So I did have that experience on the front line and I did meet the Yazidis in their refugee camp where they told me what a sense of insecurity they still had. Many of them had actually been - not just once, but twice - they had been attacked because they fled first to a refugee camp where ISIS actually caught up with them and then they fled again. And this was their second refugee camp and they were very nervous that ISIS would come again. I'm very glad to say that the air strikes came in time and that, you know, I don't think that's a likely prospect now. But they are without much medical care. They're without much food. They're without much water and facing the winter, which will be cold. And they've had the hot, dry summer but now they're going to have the cold, wet winter.
GROSS: What are the odds, do you think, that this religion will survive?
RUSSELL: Well, it is - I mean, they've had a terrible time for hundreds of years. And they've always managed to pull through. What I think they face is more existential. When I talked to them, so many of them said, you know, we're giving up on Iraq. We don't want to live here anymore.
And I think a lot of them in the coming years will try to emigrate. This has already happened to the Mandaeans and it's largely happened to the Christians, to whom I also talked when I was in northern Iraq. And again, overwhelmingly what they feel is just this sense of, you know, we've had it. We don't want to be here. We're not wanted here.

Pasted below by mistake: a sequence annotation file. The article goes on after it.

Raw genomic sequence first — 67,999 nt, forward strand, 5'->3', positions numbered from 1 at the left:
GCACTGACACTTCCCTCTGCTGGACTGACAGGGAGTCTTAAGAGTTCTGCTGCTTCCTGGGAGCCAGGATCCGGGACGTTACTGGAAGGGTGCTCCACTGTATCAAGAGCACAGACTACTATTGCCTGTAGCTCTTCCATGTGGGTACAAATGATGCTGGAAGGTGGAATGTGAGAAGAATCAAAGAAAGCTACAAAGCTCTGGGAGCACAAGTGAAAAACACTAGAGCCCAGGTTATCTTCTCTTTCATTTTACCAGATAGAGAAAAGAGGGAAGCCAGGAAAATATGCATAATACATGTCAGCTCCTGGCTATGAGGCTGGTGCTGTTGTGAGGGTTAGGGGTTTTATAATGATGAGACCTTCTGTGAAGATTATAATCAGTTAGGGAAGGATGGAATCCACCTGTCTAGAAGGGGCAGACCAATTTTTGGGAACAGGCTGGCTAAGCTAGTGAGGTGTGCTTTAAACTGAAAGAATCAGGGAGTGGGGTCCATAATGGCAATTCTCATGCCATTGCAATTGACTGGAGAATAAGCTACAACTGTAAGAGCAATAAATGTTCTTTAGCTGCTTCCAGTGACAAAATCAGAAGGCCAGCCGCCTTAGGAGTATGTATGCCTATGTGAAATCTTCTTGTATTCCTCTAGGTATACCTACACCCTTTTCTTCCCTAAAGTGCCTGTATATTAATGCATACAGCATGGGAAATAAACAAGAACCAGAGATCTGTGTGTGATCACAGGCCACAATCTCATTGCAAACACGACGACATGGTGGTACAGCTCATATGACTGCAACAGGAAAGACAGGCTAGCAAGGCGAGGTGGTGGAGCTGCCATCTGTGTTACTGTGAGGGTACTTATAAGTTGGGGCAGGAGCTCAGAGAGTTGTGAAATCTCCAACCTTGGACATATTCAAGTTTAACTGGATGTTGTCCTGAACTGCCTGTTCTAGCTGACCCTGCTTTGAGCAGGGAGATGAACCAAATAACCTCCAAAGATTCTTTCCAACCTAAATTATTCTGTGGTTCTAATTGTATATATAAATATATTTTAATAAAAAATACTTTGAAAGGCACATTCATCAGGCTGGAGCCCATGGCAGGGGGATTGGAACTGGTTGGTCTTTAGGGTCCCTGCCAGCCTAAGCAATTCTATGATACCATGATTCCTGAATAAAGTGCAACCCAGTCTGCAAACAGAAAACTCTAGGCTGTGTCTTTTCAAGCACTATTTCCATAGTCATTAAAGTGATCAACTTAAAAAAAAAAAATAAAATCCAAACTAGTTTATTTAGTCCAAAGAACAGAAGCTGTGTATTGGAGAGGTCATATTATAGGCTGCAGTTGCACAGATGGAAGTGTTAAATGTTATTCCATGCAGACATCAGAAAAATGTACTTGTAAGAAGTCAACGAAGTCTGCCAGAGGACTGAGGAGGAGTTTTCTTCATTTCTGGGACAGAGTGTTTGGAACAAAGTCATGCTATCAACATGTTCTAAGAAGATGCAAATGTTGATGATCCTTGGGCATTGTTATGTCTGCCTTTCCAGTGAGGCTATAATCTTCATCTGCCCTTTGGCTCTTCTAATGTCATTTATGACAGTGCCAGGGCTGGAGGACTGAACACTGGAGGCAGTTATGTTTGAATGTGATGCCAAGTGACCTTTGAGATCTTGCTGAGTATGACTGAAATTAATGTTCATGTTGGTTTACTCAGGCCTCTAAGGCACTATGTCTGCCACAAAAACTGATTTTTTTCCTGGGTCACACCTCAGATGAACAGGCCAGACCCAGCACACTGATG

And when you have that sense of not being wanted, it's more destructive in a way than - even than the sort of physical damage because psychologically that makes them all want to go. And eventually they will, if they all want to. They eventually will. I think it's tragic for the Middle East because actually it was at its best when it was most diverse. And when it's been able to make use of these different communities, it has really prospered from doing so. And it's a terrible omen to see these little communities evaporate. Furthermore, I worry how will they hold their religion together? You know, mystery religion, only a few people understand the secrets of it. Not all of them are very good at teaching it. They don't wish to. How will that survive?